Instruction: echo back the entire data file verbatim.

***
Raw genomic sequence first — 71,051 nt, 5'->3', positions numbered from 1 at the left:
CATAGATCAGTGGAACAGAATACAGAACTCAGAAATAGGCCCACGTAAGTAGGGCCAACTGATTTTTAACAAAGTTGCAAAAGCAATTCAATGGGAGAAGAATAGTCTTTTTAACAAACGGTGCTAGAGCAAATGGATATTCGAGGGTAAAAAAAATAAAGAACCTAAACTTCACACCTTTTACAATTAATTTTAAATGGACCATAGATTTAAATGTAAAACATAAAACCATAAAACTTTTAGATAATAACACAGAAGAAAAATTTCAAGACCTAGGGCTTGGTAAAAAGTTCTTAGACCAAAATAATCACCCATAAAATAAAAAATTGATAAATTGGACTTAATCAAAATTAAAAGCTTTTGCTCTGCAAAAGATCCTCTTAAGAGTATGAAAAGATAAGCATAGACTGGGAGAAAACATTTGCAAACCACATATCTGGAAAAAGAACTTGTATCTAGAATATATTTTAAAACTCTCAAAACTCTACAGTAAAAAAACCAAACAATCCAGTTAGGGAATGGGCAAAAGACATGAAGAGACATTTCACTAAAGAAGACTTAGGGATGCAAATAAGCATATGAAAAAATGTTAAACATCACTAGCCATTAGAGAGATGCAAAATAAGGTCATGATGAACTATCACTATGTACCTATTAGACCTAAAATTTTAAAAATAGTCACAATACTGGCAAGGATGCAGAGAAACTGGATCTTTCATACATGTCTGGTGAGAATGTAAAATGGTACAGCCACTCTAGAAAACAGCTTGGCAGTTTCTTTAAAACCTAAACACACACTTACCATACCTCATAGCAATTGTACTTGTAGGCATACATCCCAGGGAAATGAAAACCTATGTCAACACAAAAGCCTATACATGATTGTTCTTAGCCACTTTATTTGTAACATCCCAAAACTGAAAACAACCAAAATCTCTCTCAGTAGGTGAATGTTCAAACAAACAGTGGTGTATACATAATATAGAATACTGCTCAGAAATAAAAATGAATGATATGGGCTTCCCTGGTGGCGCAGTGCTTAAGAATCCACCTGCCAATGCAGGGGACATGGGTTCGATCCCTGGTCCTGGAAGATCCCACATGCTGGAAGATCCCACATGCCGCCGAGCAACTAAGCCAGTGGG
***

Raw genomic sequence first — 71,051 nt, 5'->3', positions numbered from 1 at the left:
CATAGATCAGTGGAACAGAATACAGAACTCAGAAATAGGCCCACGTAAGTAGGGCCAACTGATTTTTAACAAAGTTGCAAAAGCAATTCAATGGGAGAAGAATAGTCTTTTTAACAAACGGTGCTAGAGCAAATGGATATTCGAGGGTAAAAAAAATAAAGAACCTAAACTTCACACCTTTTACAATTAATTTTAAATGGACCATAGATTTAAATGTAAAACATAAAACCATAAAACTTTTAGATAATAACACAGAAGAAAAATTTCAAGACCTAGGGCTTGGTAAAAAGTTCTTAGACCAAAATAATCACCCATAAAATAAAAAATTGATAAATTGGACTTAATCAAAATTAAAAGCTTTTGCTCTGCAAAAGATCCTCTTAAGAGTATGAAAAGATAAGCATAGACTGGGAGAAAACATTTGCAAACCACATATCTGGAAAAAGAACTTGTATCTAGAATATATTTTAAAACTCTCAAAACTCTACAGTAAAAAAACCAAACAATCCAGTTAGGGAATGGGCAAAAGACATGAAGAGACATTTCACTAAAGAAGACTTAGGGATGCAAATAAGCATATGAAAAAATGTTAAACATCACTAGCCATTAGAGAGATGCAAAATAAGGTCATGATGAACTATCACTATGTACCTATTAGACCTAAAATTTTAAAAATAGTCACAATACTGGCAAGGATGCAGAGAAACTGGATCTTTCATACATGTCTGGTGAGAATGTAAAATGGTACAGCCACTCTAGAAAACAGCTTGGCAGTTTCTTTAAAACCTAAACACACACTTACCATACCTCATAGCAATTGTACTTGTAGGCATACATCCCAGGGAAATGAAAACCTATGTCAACACAAAAGCCTATACATGATTGTTCTTAGCCACTTTATTTGTAACATCCCAAAACTGAAAACAACCAAAATCTCTCTCAGTAGGTGAATGTTCAAACAAACAGTGGTGTATACATAATATAGAATACTGCTCAGAAATAAAAATGAATGATATGGGCTTCCCTGGTGGCGCAGTGCTTAAGAATCCACCTGCCAATGCAGGGGACATGGGTTCGATCCCTGGTCCTGGAAGATCCCACATGCTGGAAGATCCCACATGCCGCCGAGCAACTAAGCCAGTGGG